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Senator Asks Ethics Office to Assess Trump's Foreign Deals

  • Associated Press

FILE - Eric (L) and Ivanka Trump - two of the children of real estate tycoon Donald J. Trump - pose for a picture during the inauguration of the first phase of a 1,000 slip marina, part of a resort project- 28 April, 2007, in Punta Cana, east of Santo Domingo.

Democratic Sen. Bob Casey asked a government ethics office Monday to assess whether President Donald Trump's business dealings make his administration vulnerable to conflicts of interest.

"President Trump has exposed his administration to possible conflicts of interest on an unprecedented scale," the Pennsylvania lawmaker says in a letter to the Office of Government Ethics.

Casey asked whether any of Trump's foreign business deals could violate the Emoluments Clause of the Constitution, which prohibits U.S. officeholders from accepting gifts from foreign countries.

The White House did not immediately respond to a request for comment.

Walter Shaub, the director of the ethics office, strongly criticized Trump earlier this year for not divesting from his businesses. Shaub said Trump was breaking decades of tradition by presidents who set up blind trusts for their assets.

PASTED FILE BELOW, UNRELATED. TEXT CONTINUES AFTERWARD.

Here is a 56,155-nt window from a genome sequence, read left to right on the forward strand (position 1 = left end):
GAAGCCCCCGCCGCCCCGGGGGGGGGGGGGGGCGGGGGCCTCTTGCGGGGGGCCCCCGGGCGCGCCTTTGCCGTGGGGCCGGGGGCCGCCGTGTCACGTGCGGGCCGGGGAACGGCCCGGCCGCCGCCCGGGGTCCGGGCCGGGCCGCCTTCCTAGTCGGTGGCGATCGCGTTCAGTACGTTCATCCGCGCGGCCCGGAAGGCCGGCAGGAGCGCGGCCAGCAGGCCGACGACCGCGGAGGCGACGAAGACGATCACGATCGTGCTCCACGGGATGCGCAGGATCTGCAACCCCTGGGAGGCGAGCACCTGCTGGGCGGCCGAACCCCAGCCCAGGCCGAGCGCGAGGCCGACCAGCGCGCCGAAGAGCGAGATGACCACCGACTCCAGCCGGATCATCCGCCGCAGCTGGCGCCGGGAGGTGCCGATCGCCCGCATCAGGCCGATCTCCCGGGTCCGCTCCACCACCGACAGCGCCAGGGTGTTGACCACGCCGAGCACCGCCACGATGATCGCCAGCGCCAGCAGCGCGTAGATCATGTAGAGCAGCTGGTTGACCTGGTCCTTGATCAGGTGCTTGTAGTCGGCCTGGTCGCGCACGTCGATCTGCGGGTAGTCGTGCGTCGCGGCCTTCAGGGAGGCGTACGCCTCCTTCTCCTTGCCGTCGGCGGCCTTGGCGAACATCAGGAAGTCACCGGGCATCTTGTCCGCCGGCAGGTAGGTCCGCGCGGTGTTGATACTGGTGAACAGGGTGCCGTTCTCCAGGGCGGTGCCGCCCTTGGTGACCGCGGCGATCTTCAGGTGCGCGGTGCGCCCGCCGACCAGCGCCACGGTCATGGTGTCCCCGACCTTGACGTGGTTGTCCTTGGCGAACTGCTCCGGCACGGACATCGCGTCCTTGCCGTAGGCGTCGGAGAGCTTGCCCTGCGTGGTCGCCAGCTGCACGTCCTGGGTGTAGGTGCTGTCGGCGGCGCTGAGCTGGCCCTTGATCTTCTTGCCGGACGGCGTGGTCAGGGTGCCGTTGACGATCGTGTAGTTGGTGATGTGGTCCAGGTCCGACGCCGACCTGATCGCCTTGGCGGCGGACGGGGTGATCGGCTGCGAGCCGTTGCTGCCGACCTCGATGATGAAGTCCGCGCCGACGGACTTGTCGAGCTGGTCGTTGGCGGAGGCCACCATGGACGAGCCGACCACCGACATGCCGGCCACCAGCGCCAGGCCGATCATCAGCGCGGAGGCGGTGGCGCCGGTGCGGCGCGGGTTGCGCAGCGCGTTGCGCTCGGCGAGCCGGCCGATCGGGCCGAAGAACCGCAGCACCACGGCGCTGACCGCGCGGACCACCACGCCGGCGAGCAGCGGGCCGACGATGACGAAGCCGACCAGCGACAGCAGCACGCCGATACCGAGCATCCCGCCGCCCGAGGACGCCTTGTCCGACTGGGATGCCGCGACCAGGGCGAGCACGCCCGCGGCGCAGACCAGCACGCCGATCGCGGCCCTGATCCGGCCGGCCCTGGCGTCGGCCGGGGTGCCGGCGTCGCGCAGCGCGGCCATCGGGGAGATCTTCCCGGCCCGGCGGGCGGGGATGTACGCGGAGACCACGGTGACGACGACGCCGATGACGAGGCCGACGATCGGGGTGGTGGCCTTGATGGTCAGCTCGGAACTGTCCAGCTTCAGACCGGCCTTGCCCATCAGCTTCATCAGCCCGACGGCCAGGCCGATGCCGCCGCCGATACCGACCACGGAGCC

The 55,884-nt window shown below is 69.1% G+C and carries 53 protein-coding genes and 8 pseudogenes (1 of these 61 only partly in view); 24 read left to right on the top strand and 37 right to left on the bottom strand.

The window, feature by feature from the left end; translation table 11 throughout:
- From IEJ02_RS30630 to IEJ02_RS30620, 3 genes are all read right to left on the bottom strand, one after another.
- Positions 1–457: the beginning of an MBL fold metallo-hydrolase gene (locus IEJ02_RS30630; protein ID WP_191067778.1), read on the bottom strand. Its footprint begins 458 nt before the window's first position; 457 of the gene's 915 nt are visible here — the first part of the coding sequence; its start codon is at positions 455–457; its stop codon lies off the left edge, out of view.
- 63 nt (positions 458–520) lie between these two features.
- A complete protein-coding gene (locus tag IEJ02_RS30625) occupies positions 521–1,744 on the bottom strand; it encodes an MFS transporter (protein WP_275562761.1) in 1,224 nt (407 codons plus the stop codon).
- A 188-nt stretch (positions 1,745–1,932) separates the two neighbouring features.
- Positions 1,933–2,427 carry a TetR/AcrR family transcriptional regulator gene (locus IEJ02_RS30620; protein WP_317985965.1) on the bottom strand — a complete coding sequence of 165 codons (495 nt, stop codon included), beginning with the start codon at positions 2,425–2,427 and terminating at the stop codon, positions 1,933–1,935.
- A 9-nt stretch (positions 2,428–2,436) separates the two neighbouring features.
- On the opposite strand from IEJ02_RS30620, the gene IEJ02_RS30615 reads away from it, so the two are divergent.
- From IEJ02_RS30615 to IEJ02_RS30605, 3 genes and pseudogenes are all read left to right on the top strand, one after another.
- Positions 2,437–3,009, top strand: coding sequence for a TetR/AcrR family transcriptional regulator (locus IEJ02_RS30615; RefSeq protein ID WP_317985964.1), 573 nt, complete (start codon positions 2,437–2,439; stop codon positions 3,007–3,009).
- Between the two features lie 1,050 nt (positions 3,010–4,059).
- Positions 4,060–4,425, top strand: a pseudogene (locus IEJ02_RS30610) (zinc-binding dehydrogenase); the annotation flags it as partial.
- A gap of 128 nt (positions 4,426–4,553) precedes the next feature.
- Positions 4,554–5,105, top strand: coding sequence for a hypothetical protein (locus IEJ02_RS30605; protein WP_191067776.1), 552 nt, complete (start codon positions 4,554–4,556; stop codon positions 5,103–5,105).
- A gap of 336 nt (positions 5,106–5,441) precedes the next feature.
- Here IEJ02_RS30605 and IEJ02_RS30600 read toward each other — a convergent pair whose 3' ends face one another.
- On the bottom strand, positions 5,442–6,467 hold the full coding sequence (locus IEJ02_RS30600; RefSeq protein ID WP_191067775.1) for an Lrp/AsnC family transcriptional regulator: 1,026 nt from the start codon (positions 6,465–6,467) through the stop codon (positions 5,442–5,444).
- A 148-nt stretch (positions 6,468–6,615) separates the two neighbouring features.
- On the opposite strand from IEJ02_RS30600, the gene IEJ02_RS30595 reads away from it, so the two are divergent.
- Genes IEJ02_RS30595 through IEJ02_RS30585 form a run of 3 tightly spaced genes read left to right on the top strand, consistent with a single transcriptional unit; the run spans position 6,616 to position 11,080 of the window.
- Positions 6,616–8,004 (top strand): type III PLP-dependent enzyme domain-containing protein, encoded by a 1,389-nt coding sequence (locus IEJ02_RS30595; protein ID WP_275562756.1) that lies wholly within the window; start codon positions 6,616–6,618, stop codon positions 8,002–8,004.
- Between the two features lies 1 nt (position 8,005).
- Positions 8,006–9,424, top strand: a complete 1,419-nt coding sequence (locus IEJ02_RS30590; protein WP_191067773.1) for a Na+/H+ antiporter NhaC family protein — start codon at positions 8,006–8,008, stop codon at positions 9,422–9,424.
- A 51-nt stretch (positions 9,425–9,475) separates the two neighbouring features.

Casey cited several of Trump's foreign business deals as examples that could present conflicts of interest. He cited an Associated Press report that the Trump Organization is returning to a long-dormant licensing deal involving a beachfront luxury resort in the Dominican Republic, despite Trump's promise not to do any new foreign deals.

The deal had been on hold for years before being revived this year.

The Office of Government Ethics advises executive agencies on potential conflicts of interests. But the agency does not investigate complaints and does not have the authority to prosecute offenses.

The office also works out ethics agreements with members of the president's Cabinet. The president, however, is not obligated to conform to an ethics agreement.

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